"Big green" has been hoodwinked into operating under a misguided premise by "big wind." Environmental groups that support certain transmission lines simply because they have been told the lines are "carrying wind power and clean renewable energy" have defined themselves as the biggest hypocrites.
When asked about transmission in a recent interview by E&E, the Environmental Law & Policy Center's Howard Lerner panned transmission lines "for coal," while promoting lines "for wind."
From an environmental group perspective we're very interested and supportive of those lines if they're carrying wind power and clean renewable energy, as some of them are saying that they're doing.
Lerner knows quite well that transmission must be "open access" for all types of generation. Transmission lines can't segregate "green" electrons from "brown" ones. There is no such thing as a transmission line "for wind."
To add to the hypocrisy, Lerner later talks up distributed generation:
Distributed generation, particularly solar, plays a vital role in terms of reliability, cleaning up the air and saving money for consumers. The efficiencies of solar panels are going up, the costs are coming down, and those entities that are getting behind it I think will be in good shape. People who are trying to stop the progress technologically when it comes to solar are going to be like the utilities that had landline telephones that tried to stop wireless telecommunications. It almost never works to stand in the way of technological progress.
Environmental groups that support new long distance transmission "for wind" are trying to stop the progress of distributed generation technology. Of course, this effort to thwart technology won't be effective. What if we poured all the money currently being wasted on centralized generation and transmission lines "for wind" into distributed solar instead? How reliable and cost effective would that be?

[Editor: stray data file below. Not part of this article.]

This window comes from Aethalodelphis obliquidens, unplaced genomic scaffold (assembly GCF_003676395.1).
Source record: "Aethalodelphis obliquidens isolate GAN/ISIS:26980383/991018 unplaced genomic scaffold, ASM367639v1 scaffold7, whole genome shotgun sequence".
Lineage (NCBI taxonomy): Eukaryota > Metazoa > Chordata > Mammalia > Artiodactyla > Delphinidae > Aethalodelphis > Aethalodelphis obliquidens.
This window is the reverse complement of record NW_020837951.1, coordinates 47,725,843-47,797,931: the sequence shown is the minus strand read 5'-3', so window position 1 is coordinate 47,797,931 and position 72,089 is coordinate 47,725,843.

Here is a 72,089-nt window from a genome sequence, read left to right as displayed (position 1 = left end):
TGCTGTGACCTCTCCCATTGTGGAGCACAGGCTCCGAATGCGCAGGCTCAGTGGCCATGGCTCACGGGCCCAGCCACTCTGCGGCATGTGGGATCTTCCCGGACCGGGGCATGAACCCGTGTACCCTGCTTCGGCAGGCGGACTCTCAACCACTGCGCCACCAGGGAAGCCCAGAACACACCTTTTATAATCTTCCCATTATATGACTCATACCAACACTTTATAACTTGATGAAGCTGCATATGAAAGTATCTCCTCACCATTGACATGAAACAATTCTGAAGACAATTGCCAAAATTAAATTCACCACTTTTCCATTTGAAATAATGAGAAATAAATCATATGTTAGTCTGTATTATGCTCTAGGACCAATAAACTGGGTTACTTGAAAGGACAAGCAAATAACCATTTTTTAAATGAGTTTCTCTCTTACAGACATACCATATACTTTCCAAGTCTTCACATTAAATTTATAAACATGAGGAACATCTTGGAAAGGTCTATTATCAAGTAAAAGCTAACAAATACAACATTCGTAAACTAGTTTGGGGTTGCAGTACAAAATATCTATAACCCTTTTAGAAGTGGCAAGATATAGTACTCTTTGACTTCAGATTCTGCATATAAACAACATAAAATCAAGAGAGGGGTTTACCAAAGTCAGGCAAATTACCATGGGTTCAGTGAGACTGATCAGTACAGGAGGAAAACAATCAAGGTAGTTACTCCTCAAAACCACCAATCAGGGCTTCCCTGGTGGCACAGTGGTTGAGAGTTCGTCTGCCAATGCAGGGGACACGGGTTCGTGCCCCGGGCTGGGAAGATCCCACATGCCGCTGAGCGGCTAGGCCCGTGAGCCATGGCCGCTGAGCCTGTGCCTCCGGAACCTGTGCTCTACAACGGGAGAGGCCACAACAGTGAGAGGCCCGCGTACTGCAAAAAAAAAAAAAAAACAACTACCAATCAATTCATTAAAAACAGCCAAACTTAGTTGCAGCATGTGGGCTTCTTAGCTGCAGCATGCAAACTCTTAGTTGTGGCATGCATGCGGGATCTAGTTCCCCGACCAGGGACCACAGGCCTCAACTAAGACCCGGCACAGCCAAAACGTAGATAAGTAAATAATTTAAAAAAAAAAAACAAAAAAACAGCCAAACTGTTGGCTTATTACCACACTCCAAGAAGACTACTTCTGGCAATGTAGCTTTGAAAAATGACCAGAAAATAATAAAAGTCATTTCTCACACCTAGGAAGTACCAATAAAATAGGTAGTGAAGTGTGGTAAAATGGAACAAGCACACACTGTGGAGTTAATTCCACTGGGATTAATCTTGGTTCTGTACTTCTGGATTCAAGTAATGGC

Howard also demonstrates how hookwinked he is about the cost to ratepayers of new transmission "for wind."
Well, renewable energy wind power can bring costs down. Building new transmission of course passes costs on to consumers. Some of the transmissions being used for renewables, some of that transmission is being used for coal. So what you have to do is not look at it as one size fits all, but look at particular transmission lines and really say, No. 1, are the costs justified? Are the benefits greater than the costs, and therefore you can build a line? Or had the world changed in which a particular transmission line, and there are a number of lines that are being challenged on this basis, given the demand has gone down is there less need for the lines, they shouldn't be built? Secondly the question is is the line carrying renewable energy like wind power, or is it carrying coal and natural gas? The premise of what the Midwest independent system operator did is that these transmission lines, they call them the MVP lines, are supposed to be carrying wind power. Some of them do, some of them don't very much. And that's going to be an issue both before the regional commissions and also an issue before FERC.
So, in Howard's world, the cost argument is secondary only to determining if a transmission line is being used for renewables or for coal? How does he make this determination? Do his transmission developer friends tell him which ones are which?
I don't think Howard cares how much transmission costs as long as someone tells him it is "for wind." Environmental groups are not very good advocates for consumer prices, so maybe they should stop trying to influence transmission development to meet their environmental goals. I'd feel a lot more comfortable if transmission was planned by grid planners, and not environmentalists, or politicians. Let the grid planners plan the grid guided by what the users of the grid want, not by what is environmentally desirable, politically expedient, or profitable for private investors.
But being seen as hypocritical by the consumers who pay for it all doesn't seem to bother these folks, as I saw demonstrated during a recent "webinar" by Big Wind's Big Front group. During the webinar, both the representative from regional grid planner PJM Interconnection, and the representative from the Rocky Mountain Institute, pointed out that the decision has not been made whether to pursue a big, new grid build out "for wind," or whether a localized, distributed generation future that does not require a whole bunch of new transmission would be more prudent. In fact, their presentations proffered information that a distributed generation future is highly likely, and more cost effective. But, never to allow reality to intrude on their fantasies, the environmental group and the "clean" transmission developer plowed presumptively right ahead with their "for wind" presentations, like the decision had already been made.